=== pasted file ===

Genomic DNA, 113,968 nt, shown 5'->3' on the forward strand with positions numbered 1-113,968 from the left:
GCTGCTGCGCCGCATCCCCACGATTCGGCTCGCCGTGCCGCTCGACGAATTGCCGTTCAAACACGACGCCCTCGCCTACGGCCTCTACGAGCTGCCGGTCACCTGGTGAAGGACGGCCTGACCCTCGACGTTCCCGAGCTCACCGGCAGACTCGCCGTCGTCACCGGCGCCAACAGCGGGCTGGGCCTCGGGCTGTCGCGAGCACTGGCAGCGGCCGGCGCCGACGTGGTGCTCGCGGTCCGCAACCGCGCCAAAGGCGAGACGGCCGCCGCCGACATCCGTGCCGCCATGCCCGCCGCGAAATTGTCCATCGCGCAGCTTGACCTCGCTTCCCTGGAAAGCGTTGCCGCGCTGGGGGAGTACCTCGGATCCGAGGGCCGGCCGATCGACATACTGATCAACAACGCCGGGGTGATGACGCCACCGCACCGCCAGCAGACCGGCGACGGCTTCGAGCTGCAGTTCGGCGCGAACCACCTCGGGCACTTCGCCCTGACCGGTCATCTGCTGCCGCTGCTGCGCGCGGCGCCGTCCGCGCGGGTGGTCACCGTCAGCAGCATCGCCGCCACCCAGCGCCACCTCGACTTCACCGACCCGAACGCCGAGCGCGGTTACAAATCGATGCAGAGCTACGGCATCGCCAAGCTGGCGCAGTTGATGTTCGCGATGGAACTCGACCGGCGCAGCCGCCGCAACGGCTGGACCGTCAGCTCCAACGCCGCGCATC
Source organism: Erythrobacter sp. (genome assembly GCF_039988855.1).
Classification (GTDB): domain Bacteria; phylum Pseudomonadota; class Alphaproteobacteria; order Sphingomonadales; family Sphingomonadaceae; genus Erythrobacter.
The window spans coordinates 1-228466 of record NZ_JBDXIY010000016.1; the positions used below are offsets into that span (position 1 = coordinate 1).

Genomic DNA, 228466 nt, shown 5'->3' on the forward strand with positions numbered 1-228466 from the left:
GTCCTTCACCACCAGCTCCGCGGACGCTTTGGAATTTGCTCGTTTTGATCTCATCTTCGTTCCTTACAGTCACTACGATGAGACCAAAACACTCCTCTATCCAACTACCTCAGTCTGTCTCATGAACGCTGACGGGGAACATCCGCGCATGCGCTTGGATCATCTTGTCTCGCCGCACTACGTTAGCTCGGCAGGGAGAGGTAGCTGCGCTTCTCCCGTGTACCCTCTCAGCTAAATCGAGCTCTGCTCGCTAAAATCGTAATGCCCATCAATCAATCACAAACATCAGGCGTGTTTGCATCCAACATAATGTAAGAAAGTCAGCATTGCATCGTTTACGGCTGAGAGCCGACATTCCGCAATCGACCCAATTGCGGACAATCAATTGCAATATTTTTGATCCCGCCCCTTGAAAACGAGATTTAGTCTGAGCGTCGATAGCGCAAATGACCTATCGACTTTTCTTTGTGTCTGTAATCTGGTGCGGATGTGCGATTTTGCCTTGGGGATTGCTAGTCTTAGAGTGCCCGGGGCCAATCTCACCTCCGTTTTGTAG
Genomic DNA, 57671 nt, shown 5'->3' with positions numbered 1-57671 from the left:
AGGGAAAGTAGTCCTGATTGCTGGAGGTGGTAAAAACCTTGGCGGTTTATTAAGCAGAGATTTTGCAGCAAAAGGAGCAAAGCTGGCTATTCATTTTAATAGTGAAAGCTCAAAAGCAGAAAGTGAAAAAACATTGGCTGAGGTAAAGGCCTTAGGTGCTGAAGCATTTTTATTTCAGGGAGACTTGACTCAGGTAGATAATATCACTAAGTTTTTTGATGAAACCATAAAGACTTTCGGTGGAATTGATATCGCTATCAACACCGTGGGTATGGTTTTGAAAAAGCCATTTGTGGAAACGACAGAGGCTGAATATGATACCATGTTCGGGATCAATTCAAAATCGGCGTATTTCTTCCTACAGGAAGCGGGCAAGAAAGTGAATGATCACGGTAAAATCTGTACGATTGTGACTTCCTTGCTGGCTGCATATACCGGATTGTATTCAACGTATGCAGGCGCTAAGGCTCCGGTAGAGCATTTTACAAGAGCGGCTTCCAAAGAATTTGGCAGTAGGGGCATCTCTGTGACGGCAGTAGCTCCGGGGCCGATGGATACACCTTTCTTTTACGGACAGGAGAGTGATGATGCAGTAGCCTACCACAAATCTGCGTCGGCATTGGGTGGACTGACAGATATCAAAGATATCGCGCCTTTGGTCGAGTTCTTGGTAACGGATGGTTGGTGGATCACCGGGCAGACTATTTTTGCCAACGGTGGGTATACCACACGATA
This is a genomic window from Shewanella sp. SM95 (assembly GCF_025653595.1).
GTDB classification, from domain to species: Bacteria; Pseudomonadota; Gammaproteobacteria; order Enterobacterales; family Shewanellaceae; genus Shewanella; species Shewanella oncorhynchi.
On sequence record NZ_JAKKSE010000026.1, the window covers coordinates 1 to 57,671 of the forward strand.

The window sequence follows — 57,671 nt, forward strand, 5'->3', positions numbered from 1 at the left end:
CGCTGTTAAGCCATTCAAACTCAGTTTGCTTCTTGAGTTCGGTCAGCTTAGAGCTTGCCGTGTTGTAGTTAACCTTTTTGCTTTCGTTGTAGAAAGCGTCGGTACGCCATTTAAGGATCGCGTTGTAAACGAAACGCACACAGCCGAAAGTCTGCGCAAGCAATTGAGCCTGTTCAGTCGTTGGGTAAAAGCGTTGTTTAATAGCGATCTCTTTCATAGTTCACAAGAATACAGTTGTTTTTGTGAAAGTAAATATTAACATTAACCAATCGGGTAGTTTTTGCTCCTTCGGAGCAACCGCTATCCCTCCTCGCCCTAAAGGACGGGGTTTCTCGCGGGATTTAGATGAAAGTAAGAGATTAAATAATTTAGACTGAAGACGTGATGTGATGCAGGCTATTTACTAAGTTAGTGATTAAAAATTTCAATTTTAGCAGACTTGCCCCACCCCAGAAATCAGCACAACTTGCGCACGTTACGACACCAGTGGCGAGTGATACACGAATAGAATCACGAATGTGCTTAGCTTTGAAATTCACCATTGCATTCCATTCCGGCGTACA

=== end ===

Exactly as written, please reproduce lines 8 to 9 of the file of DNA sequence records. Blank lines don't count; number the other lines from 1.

Genomic DNA, 57671 nt, shown 5'->3' with positions numbered 1-57671 from the left:
AGGGAAAGTAGTCCTGATTGCTGGAGGTGGTAAAAACCTTGGCGGTTTATTAAGCAGAGATTTTGCAGCAAAAGGAGCAAAGCTGGCTATTCATTTTAATAGTGAAAGCTCAAAAGCAGAAAGTGAAAAAACATTGGCTGAGGTAAAGGCCTTAGGTGCTGAAGCATTTTTATTTCAGGGAGACTTGACTCAGGTAGATAATATCACTAAGTTTTTTGATGAAACCATAAAGACTTTCGGTGGAATTGATATCGCTATCAACACCGTGGGTATGGTTTTGAAAAAGCCATTTGTGGAAACGACAGAGGCTGAATATGATACCATGTTCGGGATCAATTCAAAATCGGCGTATTTCTTCCTACAGGAAGCGGGCAAGAAAGTGAATGATCACGGTAAAATCTGTACGATTGTGACTTCCTTGCTGGCTGCATATACCGGATTGTATTCAACGTATGCAGGCGCTAAGGCTCCGGTAGAGCATTTTACAAGAGCGGCTTCCAAAGAATTTGGCAGTAGGGGCATCTCTGTGACGGCAGTAGCTCCGGGGCCGATGGATACACCTTTCTTTTACGGACAGGAGAGTGATGATGCAGTAGCCTACCACAAATCTGCGTCGGCATTGGGTGGACTGACAGATATCAAAGATATCGCGCCTTTGGTCGAGTTCTTGGTAACGGATGGTTGGTGGATCACCGGGCAGACTATTTTTGCCAACGGTGGGTATACCACACGATA